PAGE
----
This Saturday 20th March I am going to be a special guest on Ibizo Lami’s ‘Self-care Saturdays’ on Instagram Live. The show starts at 3pm and lasts for around half an hour. Simply tune in via the live feed and I’ll be sharing some of my personal self-care tips, especially useful if you have any traits of Borderline Personality.
This week has been a struggle, but I’m dealing with things surprisingly well, and I think that’s thanks to working so much last week, and having a little less work this week. That meant that when I was told that I don’t meet the threshold to get therapy via the NHS for my particular needs (essentially, the therapist told me I do need help, but I would need to pay for it thanks to the lack of resources i.e. fuck the Tories), I was able to finish a painting that I have submitted to Grayson Perry’s Art Club. However, I just realised that I forgot to send a 2-minute video about the piece, so I hope it can still be considered, as you never know!
I also recently found out that a friend who I had sensed was being distant was doing so intentionally, (trust your gut!) and after seeing they had unfollowed me on Instagram, I asked them about it. All my worst fears came true: they didn’t want to talk about it, and it was to do with my ‘intensity’. It sucks having issues with fear of abandonment, so then when someone does essentially abandon you, as well as dealing with the loss of that person, it also reaffirms the negative beliefs about your personality and being “too much, too intense”.
Well, in the words of Beyoncé: ‘I’m just too much for you’.
Being Borderline, it’s hard to not let such things make you think that all friends who you haven’t spoken to in a while are feeling the same way. Talking to another BP babe, they pointed out that the true friends are the ones who stick it out, even when you exhibit such behaviours. Everyone communicates in the wrong way sometimes, and the best way to deal with things is through proper conflict-resolution. If a friend isn’t willing to do that, then you’re probably better off without them anyway. For the first time in my life, my self-esteem is somehow high enough for me to truly believe it is their loss.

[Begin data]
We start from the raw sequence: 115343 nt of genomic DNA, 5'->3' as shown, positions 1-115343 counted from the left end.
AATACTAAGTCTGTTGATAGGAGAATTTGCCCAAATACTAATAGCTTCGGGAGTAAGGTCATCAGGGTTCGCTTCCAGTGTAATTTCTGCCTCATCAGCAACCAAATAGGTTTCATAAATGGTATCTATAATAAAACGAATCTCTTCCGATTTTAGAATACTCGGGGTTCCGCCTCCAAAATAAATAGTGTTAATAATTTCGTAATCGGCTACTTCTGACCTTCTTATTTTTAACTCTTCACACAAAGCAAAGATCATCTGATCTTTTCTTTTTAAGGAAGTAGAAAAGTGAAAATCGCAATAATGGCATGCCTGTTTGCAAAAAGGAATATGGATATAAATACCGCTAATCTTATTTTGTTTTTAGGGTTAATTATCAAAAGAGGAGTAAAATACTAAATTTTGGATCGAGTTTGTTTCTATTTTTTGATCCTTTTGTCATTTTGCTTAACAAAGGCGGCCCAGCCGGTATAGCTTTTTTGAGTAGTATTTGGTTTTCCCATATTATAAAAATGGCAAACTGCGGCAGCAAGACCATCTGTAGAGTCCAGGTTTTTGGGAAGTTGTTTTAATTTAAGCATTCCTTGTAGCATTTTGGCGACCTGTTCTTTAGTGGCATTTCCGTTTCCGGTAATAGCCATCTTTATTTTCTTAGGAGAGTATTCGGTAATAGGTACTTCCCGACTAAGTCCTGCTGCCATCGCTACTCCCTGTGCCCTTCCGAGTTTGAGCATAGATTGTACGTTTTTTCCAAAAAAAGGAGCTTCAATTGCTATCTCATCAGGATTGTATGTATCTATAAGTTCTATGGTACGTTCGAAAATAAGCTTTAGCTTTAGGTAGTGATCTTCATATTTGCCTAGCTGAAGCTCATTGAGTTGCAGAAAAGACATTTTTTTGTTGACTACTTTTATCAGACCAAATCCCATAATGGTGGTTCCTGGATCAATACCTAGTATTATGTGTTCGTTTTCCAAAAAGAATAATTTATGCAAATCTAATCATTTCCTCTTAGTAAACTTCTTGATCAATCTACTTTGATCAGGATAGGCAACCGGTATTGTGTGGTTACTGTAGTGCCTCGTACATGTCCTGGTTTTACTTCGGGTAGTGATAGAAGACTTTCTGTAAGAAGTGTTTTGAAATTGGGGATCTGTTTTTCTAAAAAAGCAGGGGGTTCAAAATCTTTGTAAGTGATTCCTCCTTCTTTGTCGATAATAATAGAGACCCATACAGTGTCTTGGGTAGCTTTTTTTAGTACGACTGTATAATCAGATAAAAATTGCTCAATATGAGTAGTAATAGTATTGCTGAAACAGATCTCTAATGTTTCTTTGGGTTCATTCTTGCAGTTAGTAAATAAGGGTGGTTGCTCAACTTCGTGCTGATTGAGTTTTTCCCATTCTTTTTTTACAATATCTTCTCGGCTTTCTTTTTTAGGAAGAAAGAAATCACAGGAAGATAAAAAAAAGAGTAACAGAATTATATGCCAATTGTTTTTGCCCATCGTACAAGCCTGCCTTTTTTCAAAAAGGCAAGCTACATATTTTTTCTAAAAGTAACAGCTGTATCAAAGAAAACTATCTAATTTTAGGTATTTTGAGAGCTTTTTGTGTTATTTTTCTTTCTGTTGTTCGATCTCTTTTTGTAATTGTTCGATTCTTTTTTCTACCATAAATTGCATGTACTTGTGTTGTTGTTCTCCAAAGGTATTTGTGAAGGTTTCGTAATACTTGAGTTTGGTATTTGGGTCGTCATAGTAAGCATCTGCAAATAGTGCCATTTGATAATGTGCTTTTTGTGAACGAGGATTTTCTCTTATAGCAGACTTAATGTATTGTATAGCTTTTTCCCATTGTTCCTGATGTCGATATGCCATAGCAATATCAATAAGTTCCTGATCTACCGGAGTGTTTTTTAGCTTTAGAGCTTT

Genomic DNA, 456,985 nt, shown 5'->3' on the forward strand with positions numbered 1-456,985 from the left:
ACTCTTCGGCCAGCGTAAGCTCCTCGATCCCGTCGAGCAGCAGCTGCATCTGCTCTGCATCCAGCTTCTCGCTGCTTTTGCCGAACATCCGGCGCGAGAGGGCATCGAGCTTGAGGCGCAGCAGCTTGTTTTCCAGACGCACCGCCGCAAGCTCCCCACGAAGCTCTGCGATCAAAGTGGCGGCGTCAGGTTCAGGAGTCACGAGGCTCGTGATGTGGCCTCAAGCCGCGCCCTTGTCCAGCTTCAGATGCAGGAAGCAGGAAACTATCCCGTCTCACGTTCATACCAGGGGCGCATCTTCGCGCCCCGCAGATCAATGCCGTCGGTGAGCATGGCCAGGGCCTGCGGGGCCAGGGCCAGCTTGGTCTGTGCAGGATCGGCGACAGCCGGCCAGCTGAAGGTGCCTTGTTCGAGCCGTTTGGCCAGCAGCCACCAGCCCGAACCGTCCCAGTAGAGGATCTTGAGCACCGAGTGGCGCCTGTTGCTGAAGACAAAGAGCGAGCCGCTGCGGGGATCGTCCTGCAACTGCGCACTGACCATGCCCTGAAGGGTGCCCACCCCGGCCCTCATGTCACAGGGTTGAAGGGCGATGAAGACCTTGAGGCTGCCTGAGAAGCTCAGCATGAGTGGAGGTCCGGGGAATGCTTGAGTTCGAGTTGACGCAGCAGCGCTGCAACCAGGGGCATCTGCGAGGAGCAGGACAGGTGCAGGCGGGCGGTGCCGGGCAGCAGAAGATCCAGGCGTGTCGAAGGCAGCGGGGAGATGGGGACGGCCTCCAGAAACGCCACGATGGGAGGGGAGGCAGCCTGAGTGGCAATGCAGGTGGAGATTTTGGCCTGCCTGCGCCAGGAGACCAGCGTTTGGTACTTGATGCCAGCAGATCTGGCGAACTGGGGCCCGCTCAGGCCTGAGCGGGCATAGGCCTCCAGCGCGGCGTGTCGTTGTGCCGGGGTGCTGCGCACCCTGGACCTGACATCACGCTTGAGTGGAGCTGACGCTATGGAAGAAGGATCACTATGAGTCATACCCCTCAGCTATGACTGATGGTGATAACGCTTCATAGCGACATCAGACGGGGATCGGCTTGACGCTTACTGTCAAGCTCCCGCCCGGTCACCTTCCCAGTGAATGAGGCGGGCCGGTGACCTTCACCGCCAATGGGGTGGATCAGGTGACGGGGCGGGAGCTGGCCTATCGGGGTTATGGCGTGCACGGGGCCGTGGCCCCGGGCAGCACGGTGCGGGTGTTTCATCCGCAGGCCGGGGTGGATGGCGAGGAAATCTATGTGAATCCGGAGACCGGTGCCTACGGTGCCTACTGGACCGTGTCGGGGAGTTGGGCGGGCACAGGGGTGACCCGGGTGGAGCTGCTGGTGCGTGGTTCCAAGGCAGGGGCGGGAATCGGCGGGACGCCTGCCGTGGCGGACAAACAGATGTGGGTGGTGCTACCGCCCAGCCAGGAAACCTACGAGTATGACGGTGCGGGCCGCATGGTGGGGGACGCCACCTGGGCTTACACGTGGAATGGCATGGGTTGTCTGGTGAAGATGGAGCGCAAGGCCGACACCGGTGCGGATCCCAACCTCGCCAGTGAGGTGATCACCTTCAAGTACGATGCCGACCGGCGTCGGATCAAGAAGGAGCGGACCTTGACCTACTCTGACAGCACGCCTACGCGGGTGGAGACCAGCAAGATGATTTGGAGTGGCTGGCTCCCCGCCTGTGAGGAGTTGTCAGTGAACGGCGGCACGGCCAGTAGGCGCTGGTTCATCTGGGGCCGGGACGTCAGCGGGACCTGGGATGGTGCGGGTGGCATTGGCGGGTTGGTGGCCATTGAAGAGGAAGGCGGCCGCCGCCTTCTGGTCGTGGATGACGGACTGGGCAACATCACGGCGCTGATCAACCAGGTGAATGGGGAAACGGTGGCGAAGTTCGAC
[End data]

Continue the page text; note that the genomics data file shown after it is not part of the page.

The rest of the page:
My painting ‘Footprints’ is for sale on my Big Cartel for £200. Although I am a poet, my book ‘Circles’ features my own illustrations, I completed an Art Foundation Diploma at Central Saint Martins, sold my first painting prior to that, and I’m going to put out another mixed media poetry publication. I hope to carve out more time to combine my poetry with visual art, producing text-based canvases.
The third week of the Living Record Festival has come and gone, with nearly 10 tickets sold so far, and some kind words from Sally Proctor, the Community Director at Slung Low. I hope to see some more colourful pictures in the final week. Please listen to ‘Circles’ and send me your designs via @carminamasoliver on Instagram.
Last week was also my grandad’s funeral; it was and is surreal and sad, but the sun shined that day. I’ve been watching films like ‘Saint Frances’ and ‘The Book of Life’, and have felt exhausted and overwhelmed, trying to be kind to myself, but still not fully giving myself what I needed. I listened a lot to podcasts like ‘The Good Grief Podcast’ with Alex Di Cuffa, and Griefcast with Cariad Lloyd.
On Friday, I tried to be kind to myself, knowing I had She Grrrowls on Instagram Live in the evening. I took myself off for a walk to my local park to make the most of the sunny weather, and as my grandad also had a sweet tooth, having eaten some lemon curd biscuits in his honour on the day of the funeral, before She Grrrowls, I made myself a hot drink to have with some shortbread biscuits and a blackcurrant and apple pie.
I was glad I didn’t cancel She Grrrowls, as with nine acts on the open mic, it was a full house. I read a poem about Yorkshire that my grandad had written, and a poem I’d written for him as part of his eulogy. In speaking of death and grief, I’ve also shared one of my favourite books on sadness: Sad Book by Michael Rosen.
As I write now, there is a flurry of snow outside my windows, and I’m safely inside after a long walk to Greenwich yesterday, covering 19km. Any sun soon turned to cloud and then rain. Exhausted, I had an array of Korean dishes for dinner, and played the ‘7 Wonders’ board game a couple of times. It is the unbelievableness of the situation that allows me to enjoy these moments, but at other times I lean into the grief, allow myself to feel the shock and sadness of such unexpected loss.